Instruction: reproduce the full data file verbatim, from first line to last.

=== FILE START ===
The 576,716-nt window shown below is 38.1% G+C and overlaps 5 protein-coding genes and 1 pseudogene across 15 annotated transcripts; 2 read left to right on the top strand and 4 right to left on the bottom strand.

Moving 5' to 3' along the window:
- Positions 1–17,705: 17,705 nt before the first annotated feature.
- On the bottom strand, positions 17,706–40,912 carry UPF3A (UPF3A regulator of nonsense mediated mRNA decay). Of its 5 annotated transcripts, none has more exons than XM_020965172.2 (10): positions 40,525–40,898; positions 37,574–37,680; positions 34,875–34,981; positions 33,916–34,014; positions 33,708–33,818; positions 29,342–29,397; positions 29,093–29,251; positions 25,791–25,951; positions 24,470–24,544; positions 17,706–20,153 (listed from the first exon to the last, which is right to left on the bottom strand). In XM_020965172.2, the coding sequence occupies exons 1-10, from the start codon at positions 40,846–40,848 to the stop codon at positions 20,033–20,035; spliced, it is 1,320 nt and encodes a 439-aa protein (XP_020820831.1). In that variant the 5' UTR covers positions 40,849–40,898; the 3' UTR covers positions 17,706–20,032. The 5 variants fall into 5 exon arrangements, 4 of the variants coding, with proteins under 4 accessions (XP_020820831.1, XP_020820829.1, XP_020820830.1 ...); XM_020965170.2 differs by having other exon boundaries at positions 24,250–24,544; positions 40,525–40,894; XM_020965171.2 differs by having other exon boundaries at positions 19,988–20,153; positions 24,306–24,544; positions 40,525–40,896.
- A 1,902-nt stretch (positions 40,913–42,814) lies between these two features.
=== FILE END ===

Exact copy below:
The 576,716-nt window shown below is 38.1% G+C and overlaps 5 protein-coding genes and 1 pseudogene across 15 annotated transcripts; 2 read left to right on the top strand and 4 right to left on the bottom strand.

Moving 5' to 3' along the window:
- Positions 1–17,705: 17,705 nt before the first annotated feature.
- On the bottom strand, positions 17,706–40,912 carry UPF3A (UPF3A regulator of nonsense mediated mRNA decay). Of its 5 annotated transcripts, none has more exons than XM_020965172.2 (10): positions 40,525–40,898; positions 37,574–37,680; positions 34,875–34,981; positions 33,916–34,014; positions 33,708–33,818; positions 29,342–29,397; positions 29,093–29,251; positions 25,791–25,951; positions 24,470–24,544; positions 17,706–20,153 (listed from the first exon to the last, which is right to left on the bottom strand). In XM_020965172.2, the coding sequence occupies exons 1-10, from the start codon at positions 40,846–40,848 to the stop codon at positions 20,033–20,035; spliced, it is 1,320 nt and encodes a 439-aa protein (XP_020820831.1). In that variant the 5' UTR covers positions 40,849–40,898; the 3' UTR covers positions 17,706–20,032. The 5 variants fall into 5 exon arrangements, 4 of the variants coding, with proteins under 4 accessions (XP_020820831.1, XP_020820829.1, XP_020820830.1 ...); XM_020965170.2 differs by having other exon boundaries at positions 24,250–24,544; positions 40,525–40,894; XM_020965171.2 differs by having other exon boundaries at positions 19,988–20,153; positions 24,306–24,544; positions 40,525–40,896.
- A 1,902-nt stretch (positions 40,913–42,814) lies between these two features.